Mr Unger said that Gulati told him: "There is another procedure called the bone marrow transplant which we've been doing. This would be like hitting it with a nuclear weapon. We would really wipe it out and make sure that you never come back."

The alternative was high-dose radiotherapy. However, Gulati shared MSKCC's hard-won knowledge that an autologous transplant was less successful after radiation. Gulati also told Mr Unger that surgery was needed before the transplant: a laparotomy to restage his tumors.

After discussing the situation with his father, Mr Unger decided to undergo the transplant.

The night before treatment started, he was laughing and joking with a friend in his room at MSKCC. The next day, the laughing stopped. The conditioning, he said, "was harrowing beyond belief ... 100 times worse than the chemo."

Chemotherapy came first, followed 2 days later by radiation, presumably TNI. Mr Unger experienced constant vomiting, intraocular bleeding and high fevers; the soft tissue of his throat "fell apart," he said.

"I couldn't move. It was like being dead," he said. "Finally, maybe after a month or so, I could finally have a little water." Mr Unger said his immune system took 6-8 weeks to recover. He concluded, with heroic understatement, "it was rough."

The battle against Hodgkin was over, but fallout from the chemotherapy lingered. Although Mr Unger was able to return to his family and the job he loved, in the following years he was never entirely well. He contracted shingles soon after his transplant, then diabetes within 15 years. A heart attack followed in 2008 then, in 2015, an autoimmune disease that still affects his mobility.

However, Mr Unger remains grateful: "The fact that we did these cutting-edge techniques with me got me to the point where – although I had some problems afterward, and I have problems now – it gave me well over 30 years of a really great life."

"There are a lot of good doctors out there," he added. "Some of them go to extraordinary lengths to help people. I try to do the same with the extra 30 years I've been given, try to be nice to people and make people feel good. I don't really see any other reason to be on earth."

Treatment for Hodgkin Lymphoma: 2022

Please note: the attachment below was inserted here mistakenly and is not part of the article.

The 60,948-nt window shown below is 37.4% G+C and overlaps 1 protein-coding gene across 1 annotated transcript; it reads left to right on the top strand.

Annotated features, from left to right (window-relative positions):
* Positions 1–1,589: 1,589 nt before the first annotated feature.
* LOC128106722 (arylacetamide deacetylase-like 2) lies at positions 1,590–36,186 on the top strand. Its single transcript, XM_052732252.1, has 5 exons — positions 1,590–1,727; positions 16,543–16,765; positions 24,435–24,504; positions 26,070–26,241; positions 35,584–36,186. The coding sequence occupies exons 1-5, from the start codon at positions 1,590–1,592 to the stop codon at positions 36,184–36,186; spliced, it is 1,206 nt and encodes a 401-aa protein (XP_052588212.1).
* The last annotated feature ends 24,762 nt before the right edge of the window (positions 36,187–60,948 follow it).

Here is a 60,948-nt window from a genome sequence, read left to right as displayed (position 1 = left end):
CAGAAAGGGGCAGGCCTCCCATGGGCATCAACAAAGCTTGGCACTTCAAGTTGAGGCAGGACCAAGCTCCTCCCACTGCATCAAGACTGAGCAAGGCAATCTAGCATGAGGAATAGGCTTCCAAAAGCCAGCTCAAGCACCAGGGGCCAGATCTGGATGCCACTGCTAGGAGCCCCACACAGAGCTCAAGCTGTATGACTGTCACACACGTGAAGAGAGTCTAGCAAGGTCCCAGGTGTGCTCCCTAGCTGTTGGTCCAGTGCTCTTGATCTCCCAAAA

For a comparison of Mr Unger's experience with the current approach to Hodgkin lymphoma, this news organization spoke to Miguel-Angel Perales, MD, current chief of the adult bone marrow transplant service at MSKCC. Although Perales could not comment specifically on Mr Unger's case without his records, Perales was able to review the revolutions in treatment for all patients over the past 30 years.

Certainly, physicians no longer need to inflict a laparotomy on patients just to stage the disease, Perales said. "This sounds barbaric today. Nowadays we have PET scans."

Another key change, Perales said, is in the up-front management of the disease.

For example, MOPP "is going back to the prehistory of chemotherapy," Perales said. He was not surprised to learn that MrUnger later developed complications such as diabetes and heart disease.

"We've completely revolutionized the treatment," Perales said. "We [now] use combinations that are much less toxic than MOPP, [and] we're curing more patients up front." Treatment is tailored by stage and the likelihood of response to therapy. Aggressive approaches are reserved for patients more likely to fail treatment.

Pretransplant conditioning has also changed for the better, with less toxicity and fewer long-term complications. Total body irradiation has "fallen by the wayside," said Perales. Instead, patients get BEAM, a combination of carmustine, etoposide, cytarabine (Cytosar-U, Ara-C), and melphalan (Alkeran), 1 week before the transplant.

Perhaps the most profound change, which began in the 1990s shortly after Larry's transplant, was that peripheral-blood stem cells gradually replaced bone marrow for both autologous and allogeneic transplant. In 2022, nearly all autologous transplants use peripheral-blood stem cells.